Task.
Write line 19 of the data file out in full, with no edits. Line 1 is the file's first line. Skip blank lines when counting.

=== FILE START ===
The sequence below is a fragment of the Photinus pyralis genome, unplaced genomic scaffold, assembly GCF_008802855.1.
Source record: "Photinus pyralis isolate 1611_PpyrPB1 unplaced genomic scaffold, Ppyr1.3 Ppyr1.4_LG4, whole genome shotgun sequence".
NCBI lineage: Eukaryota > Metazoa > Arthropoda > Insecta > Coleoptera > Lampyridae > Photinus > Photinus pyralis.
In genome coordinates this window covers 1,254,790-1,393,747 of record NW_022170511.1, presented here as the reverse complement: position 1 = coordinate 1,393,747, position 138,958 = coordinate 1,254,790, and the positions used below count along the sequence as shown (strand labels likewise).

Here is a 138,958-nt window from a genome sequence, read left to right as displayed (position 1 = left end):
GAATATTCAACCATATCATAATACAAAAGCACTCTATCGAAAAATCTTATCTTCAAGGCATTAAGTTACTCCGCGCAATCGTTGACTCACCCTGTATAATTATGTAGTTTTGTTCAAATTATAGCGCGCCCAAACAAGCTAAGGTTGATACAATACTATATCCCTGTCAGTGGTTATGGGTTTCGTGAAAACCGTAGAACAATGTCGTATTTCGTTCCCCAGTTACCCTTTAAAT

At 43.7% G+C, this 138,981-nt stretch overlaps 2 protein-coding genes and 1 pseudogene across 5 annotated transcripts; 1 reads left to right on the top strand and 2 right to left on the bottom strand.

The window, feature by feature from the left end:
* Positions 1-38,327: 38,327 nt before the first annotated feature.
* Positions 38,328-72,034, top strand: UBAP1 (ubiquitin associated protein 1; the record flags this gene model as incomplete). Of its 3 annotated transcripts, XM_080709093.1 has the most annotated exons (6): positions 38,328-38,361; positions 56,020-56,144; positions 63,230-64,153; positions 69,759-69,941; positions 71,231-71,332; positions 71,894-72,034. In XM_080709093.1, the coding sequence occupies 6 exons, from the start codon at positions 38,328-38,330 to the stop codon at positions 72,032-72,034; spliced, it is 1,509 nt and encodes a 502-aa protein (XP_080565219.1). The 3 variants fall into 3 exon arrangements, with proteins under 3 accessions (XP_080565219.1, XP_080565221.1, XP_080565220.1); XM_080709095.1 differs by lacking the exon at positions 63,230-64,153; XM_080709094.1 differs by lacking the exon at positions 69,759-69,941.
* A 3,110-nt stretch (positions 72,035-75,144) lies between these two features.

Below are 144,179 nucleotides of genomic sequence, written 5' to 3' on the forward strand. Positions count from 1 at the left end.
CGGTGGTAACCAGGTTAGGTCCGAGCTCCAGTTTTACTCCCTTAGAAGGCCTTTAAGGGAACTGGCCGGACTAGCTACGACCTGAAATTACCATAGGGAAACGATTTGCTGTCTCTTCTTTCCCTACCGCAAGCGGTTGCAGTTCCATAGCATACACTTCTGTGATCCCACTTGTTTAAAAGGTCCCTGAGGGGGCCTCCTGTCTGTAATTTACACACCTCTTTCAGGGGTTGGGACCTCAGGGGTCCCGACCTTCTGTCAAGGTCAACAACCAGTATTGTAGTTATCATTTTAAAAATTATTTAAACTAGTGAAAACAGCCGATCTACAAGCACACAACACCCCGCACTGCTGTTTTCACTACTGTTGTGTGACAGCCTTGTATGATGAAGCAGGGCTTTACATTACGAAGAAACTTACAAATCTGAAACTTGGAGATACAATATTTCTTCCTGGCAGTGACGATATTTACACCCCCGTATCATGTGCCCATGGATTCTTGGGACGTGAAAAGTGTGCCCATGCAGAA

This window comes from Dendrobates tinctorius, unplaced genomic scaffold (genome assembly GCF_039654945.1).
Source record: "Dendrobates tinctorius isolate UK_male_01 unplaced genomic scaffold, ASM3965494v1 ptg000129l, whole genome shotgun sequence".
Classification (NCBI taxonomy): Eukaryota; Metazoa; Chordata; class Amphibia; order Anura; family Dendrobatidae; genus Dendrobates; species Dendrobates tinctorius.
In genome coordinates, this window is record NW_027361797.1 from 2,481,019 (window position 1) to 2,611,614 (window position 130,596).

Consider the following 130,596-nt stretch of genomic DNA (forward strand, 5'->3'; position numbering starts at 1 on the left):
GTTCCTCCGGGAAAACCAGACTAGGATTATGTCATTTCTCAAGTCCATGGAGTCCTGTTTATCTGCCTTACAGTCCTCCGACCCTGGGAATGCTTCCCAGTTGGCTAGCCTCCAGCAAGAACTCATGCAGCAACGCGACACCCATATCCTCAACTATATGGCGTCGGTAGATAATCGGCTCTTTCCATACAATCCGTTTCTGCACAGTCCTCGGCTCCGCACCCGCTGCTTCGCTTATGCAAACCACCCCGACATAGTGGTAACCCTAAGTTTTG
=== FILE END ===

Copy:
GTTCCTCCGGGAAAACCAGACTAGGATTATGTCATTTCTCAAGTCCATGGAGTCCTGTTTATCTGCCTTACAGTCCTCCGACCCTGGGAATGCTTCCCAGTTGGCTAGCCTCCAGCAAGAACTCATGCAGCAACGCGACACCCATATCCTCAACTATATGGCGTCGGTAGATAATCGGCTCTTTCCATACAATCCGTTTCTGCACAGTCCTCGGCTCCGCACCCGCTGCTTCGCTTATGCAAACCACCCCGACATAGTGGTAACCCTAAGTTTTG